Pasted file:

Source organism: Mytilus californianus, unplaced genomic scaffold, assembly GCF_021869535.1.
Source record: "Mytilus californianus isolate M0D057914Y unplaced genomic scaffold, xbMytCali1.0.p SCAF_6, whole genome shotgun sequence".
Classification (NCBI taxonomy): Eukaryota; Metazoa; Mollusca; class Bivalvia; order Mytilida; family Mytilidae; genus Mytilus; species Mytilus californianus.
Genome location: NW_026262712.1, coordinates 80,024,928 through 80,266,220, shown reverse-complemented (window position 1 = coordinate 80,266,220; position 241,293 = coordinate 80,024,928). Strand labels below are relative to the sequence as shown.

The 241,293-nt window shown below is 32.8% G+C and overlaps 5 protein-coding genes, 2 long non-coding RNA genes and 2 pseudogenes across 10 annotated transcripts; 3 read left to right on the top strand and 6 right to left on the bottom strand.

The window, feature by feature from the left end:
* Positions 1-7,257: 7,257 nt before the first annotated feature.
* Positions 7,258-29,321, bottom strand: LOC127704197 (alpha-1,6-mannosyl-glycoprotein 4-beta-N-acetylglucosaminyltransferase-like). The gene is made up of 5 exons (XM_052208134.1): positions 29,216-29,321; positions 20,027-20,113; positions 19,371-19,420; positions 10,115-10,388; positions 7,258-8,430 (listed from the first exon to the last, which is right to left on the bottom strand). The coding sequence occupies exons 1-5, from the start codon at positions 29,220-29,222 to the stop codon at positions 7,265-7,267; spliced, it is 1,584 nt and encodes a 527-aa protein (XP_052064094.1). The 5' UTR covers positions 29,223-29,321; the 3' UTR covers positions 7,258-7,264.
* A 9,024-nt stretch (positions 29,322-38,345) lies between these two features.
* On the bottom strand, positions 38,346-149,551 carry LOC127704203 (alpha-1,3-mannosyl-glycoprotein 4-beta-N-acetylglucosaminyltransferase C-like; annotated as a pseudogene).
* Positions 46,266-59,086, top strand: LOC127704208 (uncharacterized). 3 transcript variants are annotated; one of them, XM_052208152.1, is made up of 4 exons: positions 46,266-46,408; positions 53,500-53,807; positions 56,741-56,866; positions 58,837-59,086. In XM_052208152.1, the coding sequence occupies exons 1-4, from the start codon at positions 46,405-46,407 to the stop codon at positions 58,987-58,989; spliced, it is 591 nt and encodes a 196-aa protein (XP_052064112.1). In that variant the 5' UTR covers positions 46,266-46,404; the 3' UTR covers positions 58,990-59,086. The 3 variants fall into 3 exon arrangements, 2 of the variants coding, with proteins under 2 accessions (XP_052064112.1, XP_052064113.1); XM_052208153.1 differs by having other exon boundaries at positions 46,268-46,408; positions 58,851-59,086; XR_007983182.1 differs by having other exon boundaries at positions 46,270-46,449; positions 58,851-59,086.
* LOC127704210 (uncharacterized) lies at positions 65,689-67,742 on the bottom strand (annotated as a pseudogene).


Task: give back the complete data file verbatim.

Source organism: Mytilus californianus, unplaced genomic scaffold, assembly GCF_021869535.1.
Source record: "Mytilus californianus isolate M0D057914Y unplaced genomic scaffold, xbMytCali1.0.p SCAF_6, whole genome shotgun sequence".
Classification (NCBI taxonomy): Eukaryota; Metazoa; Mollusca; class Bivalvia; order Mytilida; family Mytilidae; genus Mytilus; species Mytilus californianus.
Genome location: NW_026262712.1, coordinates 80,024,928 through 80,266,220, shown reverse-complemented (window position 1 = coordinate 80,266,220; position 241,293 = coordinate 80,024,928). Strand labels below are relative to the sequence as shown.

The 241,293-nt window shown below is 32.8% G+C and overlaps 5 protein-coding genes, 2 long non-coding RNA genes and 2 pseudogenes across 10 annotated transcripts; 3 read left to right on the top strand and 6 right to left on the bottom strand.

The window, feature by feature from the left end:
* Positions 1-7,257: 7,257 nt before the first annotated feature.
* Positions 7,258-29,321, bottom strand: LOC127704197 (alpha-1,6-mannosyl-glycoprotein 4-beta-N-acetylglucosaminyltransferase-like). The gene is made up of 5 exons (XM_052208134.1): positions 29,216-29,321; positions 20,027-20,113; positions 19,371-19,420; positions 10,115-10,388; positions 7,258-8,430 (listed from the first exon to the last, which is right to left on the bottom strand). The coding sequence occupies exons 1-5, from the start codon at positions 29,220-29,222 to the stop codon at positions 7,265-7,267; spliced, it is 1,584 nt and encodes a 527-aa protein (XP_052064094.1). The 5' UTR covers positions 29,223-29,321; the 3' UTR covers positions 7,258-7,264.
* A 9,024-nt stretch (positions 29,322-38,345) lies between these two features.
* On the bottom strand, positions 38,346-149,551 carry LOC127704203 (alpha-1,3-mannosyl-glycoprotein 4-beta-N-acetylglucosaminyltransferase C-like; annotated as a pseudogene).
* Positions 46,266-59,086, top strand: LOC127704208 (uncharacterized). 3 transcript variants are annotated; one of them, XM_052208152.1, is made up of 4 exons: positions 46,266-46,408; positions 53,500-53,807; positions 56,741-56,866; positions 58,837-59,086. In XM_052208152.1, the coding sequence occupies exons 1-4, from the start codon at positions 46,405-46,407 to the stop codon at positions 58,987-58,989; spliced, it is 591 nt and encodes a 196-aa protein (XP_052064112.1). In that variant the 5' UTR covers positions 46,266-46,404; the 3' UTR covers positions 58,990-59,086. The 3 variants fall into 3 exon arrangements, 2 of the variants coding, with proteins under 2 accessions (XP_052064112.1, XP_052064113.1); XM_052208153.1 differs by having other exon boundaries at positions 46,268-46,408; positions 58,851-59,086; XR_007983182.1 differs by having other exon boundaries at positions 46,270-46,449; positions 58,851-59,086.
* LOC127704210 (uncharacterized) lies at positions 65,689-67,742 on the bottom strand (annotated as a pseudogene).